Wittgenstein in CambridgeLetters and Documents 1911 - 1951
This volume collects the most substantial correspondence and documents relating to Wittgenstein's long association with Cambridge between the years 1911 and his death in 1951, including the letters he exchanged with his most illustrious Cambridge contemporaries Russell, Keynes, Moore, and Ramsey (and previously published as Cambridge Letters). Now expanded to include 200 previously unpublished letters and documents, including correspondence between Wittgenstein and the economist Piero Sraffa, and between Wittgenstein and his pupils Includes extensive editorial annotations Provides a fascinating and intimate insight into Wittgenstein's life and thought
Acknowledgements vi Introduction 1 List of Letters and Documents 15 Letters 29 Bibliography 481 Index of Correspondents and Document Sources 490 Index 492
“One could say, this book takes a close look at Wittgenstein’s face; and whether or not this will interest anyone, he was nonetheless a human being and so it may have value.” (The Dabbler, 18 May 2012) "The publication of all this new material is to be welcomed ... .[A] very handsome book, and impeccably edited. In his notes (conveniently placed after each letter and not at the end of the book), the editor gives just the right amount of background and further information to explain references to people and events in the letters." (Times Literary Supplement, March 2010) "A beautifully produced and immaculately edited volume, [McGuinness] collects together a rich mass of letters and other documents." (London Review of Books, January 2009) "Primarily a historical and biographical resource. The editor's stated aim is to picture a portion of Wittgenstein's 'pattern of ... life and work' centered on Cambridge. He has ... succeeded." (Notre Dame Reviews, October 2008)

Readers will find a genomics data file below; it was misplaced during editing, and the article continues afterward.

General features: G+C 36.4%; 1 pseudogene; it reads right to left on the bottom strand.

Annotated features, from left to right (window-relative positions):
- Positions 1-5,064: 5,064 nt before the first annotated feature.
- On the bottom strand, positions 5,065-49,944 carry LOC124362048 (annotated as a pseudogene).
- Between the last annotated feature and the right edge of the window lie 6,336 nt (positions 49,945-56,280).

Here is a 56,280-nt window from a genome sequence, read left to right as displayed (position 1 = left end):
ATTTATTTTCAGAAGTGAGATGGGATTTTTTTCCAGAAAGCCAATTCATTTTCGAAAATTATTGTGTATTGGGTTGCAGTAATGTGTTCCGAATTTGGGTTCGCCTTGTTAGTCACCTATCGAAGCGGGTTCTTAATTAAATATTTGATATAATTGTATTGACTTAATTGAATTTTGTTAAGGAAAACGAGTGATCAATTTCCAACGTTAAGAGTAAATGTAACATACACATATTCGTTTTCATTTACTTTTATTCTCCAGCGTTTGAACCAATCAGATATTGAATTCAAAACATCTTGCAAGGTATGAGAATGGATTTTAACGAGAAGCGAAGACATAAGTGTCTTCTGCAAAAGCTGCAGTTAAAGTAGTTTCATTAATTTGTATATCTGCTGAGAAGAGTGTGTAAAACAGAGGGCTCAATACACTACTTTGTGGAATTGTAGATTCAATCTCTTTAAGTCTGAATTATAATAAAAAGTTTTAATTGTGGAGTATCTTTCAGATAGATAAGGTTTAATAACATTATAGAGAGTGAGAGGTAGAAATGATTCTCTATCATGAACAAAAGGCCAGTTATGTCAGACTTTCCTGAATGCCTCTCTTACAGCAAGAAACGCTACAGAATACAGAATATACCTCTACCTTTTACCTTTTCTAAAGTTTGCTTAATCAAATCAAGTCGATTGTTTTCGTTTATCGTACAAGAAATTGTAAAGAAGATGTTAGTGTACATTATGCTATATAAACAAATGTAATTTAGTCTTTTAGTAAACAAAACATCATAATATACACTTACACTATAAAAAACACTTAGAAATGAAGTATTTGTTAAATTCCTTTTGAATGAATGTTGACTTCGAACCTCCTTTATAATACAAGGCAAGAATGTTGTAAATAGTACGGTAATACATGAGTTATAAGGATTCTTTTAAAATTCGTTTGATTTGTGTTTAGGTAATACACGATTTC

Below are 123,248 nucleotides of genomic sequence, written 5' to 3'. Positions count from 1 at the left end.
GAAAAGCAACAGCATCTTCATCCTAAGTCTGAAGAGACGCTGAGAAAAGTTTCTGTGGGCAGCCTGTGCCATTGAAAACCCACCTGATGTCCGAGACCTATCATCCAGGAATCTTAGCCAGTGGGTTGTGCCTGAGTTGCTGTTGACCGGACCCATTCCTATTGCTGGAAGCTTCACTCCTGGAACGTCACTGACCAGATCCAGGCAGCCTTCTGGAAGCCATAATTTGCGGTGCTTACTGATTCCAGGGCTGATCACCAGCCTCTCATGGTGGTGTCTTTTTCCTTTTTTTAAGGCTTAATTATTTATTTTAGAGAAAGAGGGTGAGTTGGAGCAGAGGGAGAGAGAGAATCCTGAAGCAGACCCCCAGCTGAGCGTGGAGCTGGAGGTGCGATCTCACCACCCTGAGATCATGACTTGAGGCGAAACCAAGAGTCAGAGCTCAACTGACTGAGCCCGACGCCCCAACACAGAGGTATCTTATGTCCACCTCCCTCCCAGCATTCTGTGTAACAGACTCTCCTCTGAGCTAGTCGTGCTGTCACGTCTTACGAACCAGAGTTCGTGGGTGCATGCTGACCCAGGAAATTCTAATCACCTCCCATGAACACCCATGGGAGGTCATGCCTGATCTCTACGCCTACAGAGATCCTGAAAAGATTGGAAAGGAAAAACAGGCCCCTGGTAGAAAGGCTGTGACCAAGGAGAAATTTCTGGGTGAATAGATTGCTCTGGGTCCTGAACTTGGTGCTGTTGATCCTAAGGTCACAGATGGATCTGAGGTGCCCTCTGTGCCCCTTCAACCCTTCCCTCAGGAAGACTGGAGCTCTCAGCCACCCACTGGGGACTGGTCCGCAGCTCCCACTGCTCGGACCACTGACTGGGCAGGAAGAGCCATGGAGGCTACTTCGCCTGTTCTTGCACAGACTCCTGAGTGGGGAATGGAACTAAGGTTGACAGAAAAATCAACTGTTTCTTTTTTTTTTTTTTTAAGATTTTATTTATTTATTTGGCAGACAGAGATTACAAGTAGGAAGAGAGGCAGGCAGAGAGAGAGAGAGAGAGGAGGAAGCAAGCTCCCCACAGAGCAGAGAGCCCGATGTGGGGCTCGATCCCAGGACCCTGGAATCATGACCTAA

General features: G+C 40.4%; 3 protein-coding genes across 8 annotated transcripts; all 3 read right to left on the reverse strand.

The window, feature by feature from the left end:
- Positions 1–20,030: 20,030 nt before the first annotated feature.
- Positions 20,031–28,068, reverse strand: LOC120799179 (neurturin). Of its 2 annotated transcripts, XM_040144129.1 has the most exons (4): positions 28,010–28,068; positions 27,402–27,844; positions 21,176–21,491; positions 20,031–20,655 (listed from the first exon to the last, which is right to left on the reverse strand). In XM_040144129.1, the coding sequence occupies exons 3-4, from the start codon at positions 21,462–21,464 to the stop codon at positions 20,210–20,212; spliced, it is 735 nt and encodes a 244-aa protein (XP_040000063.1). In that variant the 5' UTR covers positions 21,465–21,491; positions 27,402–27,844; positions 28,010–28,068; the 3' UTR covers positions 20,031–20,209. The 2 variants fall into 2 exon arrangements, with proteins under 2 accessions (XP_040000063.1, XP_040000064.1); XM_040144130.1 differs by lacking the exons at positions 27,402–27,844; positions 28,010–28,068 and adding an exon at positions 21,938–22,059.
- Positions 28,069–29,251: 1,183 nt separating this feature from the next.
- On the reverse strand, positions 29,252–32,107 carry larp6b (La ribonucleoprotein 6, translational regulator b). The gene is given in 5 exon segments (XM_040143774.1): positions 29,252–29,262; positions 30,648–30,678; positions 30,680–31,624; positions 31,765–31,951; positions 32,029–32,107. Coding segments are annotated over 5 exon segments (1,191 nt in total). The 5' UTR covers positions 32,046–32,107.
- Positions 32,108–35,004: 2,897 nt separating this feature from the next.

Brian McGuinness is now Professor of the History of Philosophy at Siena. Past publications include the translation of Wittgenstein's Tractatus Logico-Philosophicus (with David Pears) and A Life of Wittegenstein (Volume 1, Young Ludwig, 1988), the second volume of which is due to be published shortly.
This volume collects the most substantial correspondence and documents relating to Wittgenstein’s long association with Cambridge between the years 1911 and his death in 1951, including the letters he exchanged with his most illustrious Cambridge contemporaries Russell, Keynes, Moore, and Ramsey (and previously published as Cambridge Letters). It provides a fascinating glimpse of the philosopher – appearing in turn withdrawn and affectionate, fierce and censorious, happy to collaborate and sure of his own judgement. Quarrels and reconciliations are documented, along with his struggles to publish the Tractatus, his retreat from the world and his eventual return to philosophy. This significantly expanded new volume adds to the existing collection some 200 previously unpublished letters and documents, including 40 letters from Wittgenstein to his friend and Cambridge contemporary, the economist Piero Sraffa; a substantial body of letters between Wittgenstein and some of his most celebrated pupils, including Rhees, Von Wright and Norman Malcolm; and minutes relating Wittgenstein’s incursions into University business and The Moral Sciences Club. This collection will prove a fascinating and unique read for anyone with an interest in Wittgenstein’s work, his character and the institutional and personal context within which they took shape.
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